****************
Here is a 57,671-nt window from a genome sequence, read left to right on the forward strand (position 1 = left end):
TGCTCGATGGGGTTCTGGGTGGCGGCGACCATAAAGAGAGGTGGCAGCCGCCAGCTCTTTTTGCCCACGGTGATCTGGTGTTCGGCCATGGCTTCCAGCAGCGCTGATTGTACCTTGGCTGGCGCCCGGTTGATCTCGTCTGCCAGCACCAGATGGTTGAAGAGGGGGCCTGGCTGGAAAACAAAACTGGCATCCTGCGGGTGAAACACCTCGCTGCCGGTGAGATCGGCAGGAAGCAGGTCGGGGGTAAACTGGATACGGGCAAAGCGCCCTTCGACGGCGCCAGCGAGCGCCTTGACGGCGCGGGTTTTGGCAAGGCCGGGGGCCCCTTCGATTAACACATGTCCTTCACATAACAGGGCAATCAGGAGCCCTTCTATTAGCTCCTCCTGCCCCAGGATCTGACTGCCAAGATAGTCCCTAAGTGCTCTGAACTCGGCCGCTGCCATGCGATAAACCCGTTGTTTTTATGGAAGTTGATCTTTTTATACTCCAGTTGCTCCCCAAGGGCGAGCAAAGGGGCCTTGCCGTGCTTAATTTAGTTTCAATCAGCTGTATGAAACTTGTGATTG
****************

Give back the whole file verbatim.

Here is a 57,671-nt window from a genome sequence, read left to right on the forward strand (position 1 = left end):
TGCTCGATGGGGTTCTGGGTGGCGGCGACCATAAAGAGAGGTGGCAGCCGCCAGCTCTTTTTGCCCACGGTGATCTGGTGTTCGGCCATGGCTTCCAGCAGCGCTGATTGTACCTTGGCTGGCGCCCGGTTGATCTCGTCTGCCAGCACCAGATGGTTGAAGAGGGGGCCTGGCTGGAAAACAAAACTGGCATCCTGCGGGTGAAACACCTCGCTGCCGGTGAGATCGGCAGGAAGCAGGTCGGGGGTAAACTGGATACGGGCAAAGCGCCCTTCGACGGCGCCAGCGAGCGCCTTGACGGCGCGGGTTTTGGCAAGGCCGGGGGCCCCTTCGATTAACACATGTCCTTCACATAACAGGGCAATCAGGAGCCCTTCTATTAGCTCCTCCTGCCCCAGGATCTGACTGCCAAGATAGTCCCTAAGTGCTCTGAACTCGGCCGCTGCCATGCGATAAACCCGTTGTTTTTATGGAAGTTGATCTTTTTATACTCCAGTTGCTCCCCAAGGGCGAGCAAAGGGGCCTTGCCGTGCTTAATTTAGTTTCAATCAGCTGTATGAAACTTGTGATTG